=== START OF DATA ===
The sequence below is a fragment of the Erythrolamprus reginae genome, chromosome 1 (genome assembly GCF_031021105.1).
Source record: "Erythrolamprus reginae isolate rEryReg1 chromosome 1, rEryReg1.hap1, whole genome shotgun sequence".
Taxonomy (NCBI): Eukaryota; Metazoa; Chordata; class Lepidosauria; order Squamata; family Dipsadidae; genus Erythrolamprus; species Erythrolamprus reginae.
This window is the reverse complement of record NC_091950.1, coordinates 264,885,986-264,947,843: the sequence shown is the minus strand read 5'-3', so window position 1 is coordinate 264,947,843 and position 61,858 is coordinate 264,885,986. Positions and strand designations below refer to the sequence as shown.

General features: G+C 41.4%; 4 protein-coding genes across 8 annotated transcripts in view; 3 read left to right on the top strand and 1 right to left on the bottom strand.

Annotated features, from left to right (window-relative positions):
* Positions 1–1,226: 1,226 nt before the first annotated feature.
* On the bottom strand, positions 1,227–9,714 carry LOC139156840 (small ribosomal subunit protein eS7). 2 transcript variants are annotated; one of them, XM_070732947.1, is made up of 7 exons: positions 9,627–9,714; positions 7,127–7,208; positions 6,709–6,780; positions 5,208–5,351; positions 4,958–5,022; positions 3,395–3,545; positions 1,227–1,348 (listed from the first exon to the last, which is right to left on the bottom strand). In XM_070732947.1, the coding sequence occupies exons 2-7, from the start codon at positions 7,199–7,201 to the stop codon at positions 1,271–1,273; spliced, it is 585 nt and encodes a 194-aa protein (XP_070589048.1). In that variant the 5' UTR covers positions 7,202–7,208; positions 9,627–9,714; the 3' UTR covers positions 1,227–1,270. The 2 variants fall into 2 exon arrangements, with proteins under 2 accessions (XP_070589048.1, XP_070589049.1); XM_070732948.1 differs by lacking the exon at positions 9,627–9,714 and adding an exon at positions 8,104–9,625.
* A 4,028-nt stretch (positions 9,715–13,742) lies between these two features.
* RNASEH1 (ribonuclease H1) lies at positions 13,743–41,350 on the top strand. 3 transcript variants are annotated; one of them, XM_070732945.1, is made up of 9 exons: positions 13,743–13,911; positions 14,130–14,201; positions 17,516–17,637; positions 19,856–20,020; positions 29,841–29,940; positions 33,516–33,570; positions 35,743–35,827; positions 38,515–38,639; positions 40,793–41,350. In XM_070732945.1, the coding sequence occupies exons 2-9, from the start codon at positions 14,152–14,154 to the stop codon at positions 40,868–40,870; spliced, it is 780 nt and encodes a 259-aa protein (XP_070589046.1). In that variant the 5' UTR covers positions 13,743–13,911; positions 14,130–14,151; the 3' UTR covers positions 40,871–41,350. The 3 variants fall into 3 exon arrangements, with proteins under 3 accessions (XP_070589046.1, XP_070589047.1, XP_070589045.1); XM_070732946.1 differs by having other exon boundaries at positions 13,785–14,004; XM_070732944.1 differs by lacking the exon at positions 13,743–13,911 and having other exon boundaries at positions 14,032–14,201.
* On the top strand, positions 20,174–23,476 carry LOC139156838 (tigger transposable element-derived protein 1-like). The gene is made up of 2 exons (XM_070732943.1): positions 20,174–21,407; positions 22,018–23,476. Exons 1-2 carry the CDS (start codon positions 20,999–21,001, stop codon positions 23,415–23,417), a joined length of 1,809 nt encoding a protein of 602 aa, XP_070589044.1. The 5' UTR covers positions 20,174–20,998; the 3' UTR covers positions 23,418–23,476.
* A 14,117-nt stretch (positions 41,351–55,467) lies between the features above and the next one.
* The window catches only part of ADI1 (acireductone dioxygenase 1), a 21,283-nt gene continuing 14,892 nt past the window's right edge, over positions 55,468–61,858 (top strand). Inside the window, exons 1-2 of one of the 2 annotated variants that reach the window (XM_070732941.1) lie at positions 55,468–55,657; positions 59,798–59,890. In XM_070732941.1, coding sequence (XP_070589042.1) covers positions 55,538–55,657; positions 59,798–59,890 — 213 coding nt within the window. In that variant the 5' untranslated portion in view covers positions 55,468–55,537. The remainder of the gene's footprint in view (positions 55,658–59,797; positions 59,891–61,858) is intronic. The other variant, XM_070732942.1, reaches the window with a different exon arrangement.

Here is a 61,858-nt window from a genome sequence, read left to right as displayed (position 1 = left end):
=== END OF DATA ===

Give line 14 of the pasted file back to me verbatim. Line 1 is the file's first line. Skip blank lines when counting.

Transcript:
Here is a 61,858-nt window from a genome sequence, read left to right as displayed (position 1 = left end):